“Very good,” said Gigio.

“Good, my foot!” shouted Peppone. “That’s not the half of it! We need a twenty first squad, equipped even better than the rest to hold off the police. And mobile squads to cover the roads and the river. If a fellow rushes into action in the way you proposed, without proper precautions, running the risk of botching it completely, then he’s not a good communist, he’s just a damn fool.”

It was Gigio’s turn to pale now, and he bit his lip in anger, while Peppone proceeded to give orders. Smilzo was to transmit word to the cell leaders in the outlying settlements and these were to call their men together. A green rocket would give the signal to meet in appointed places, where Falchetto, Brusco and Straziami would form the squads and assign the targets. A red rocket would bid them go into action. Smilzo went off on his motorcycle while Lungo, Brusco, Straziami and Gigio discussed the composition of the squads.

“You must do a faultless job,” Peppone told them. “I shall hold you personally responsible for its success. Meanwhile, I’ll see if the police are suspicious and find some way to put them off.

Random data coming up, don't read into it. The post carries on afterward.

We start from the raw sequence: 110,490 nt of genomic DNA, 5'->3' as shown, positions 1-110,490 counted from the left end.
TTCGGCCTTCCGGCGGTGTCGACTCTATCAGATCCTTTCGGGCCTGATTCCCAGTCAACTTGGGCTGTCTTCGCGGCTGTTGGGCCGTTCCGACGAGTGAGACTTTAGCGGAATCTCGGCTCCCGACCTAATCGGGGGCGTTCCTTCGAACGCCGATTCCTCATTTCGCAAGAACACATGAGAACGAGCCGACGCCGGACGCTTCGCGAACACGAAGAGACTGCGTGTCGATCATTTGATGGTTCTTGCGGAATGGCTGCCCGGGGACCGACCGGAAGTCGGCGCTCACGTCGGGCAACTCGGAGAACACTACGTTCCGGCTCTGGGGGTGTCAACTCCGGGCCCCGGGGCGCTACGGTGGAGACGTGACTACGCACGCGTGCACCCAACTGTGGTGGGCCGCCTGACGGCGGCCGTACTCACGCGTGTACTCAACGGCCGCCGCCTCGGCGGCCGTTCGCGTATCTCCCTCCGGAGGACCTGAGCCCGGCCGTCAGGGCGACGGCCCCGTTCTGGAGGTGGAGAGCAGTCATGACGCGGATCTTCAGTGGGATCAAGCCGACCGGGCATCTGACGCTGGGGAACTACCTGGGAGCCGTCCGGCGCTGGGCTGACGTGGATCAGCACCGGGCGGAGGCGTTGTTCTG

Don Camillo, later waiting in vain for the lights to go on and the radio to resume its mumble, decided to get ready for bed. Suddenly he heard a knock at the door and when he drew it open cautiously, he found Peppone before him.

“Get out of here in a hurry!” Peppone panted. “Pack a bag and go! Put on an ordinary suit of clothes, take your boat and row down the river.”

Don Camillo stared at him with curiosity.

“Comrade Mayor, have you been drinking?”

“Hurry,” said Peppone. “The people’s Front has won and the squads are getting ready. There’s a list of people to be executed and your name is the first one!”

Spoiler alert, though this is not one of the stories that you read for the denouement: by the end of the story, the entire cell except Gigio is crammed in Don Camillo’s closet, as each successive comrade shows up to try to save him and is shoved into the closet as the next one comes along.

Then it is revealed that they didn’t in fact win the election, but more importantly, the entire cell, which had lived in fear of the Stalinist *sshole who pulled book and fervor on them every time and made everyone of them live in terror of being denounced as insufficiently fervent, now knows who the enemy really is.  That is, each individual now knows he is not an isolated individual surrounded by good party members who will turn on him, but one in a collection of decent individuals kinda sorta following an ideology but not so far it blunts their humanity and ONE isolated *sshole turning them against each other for the power.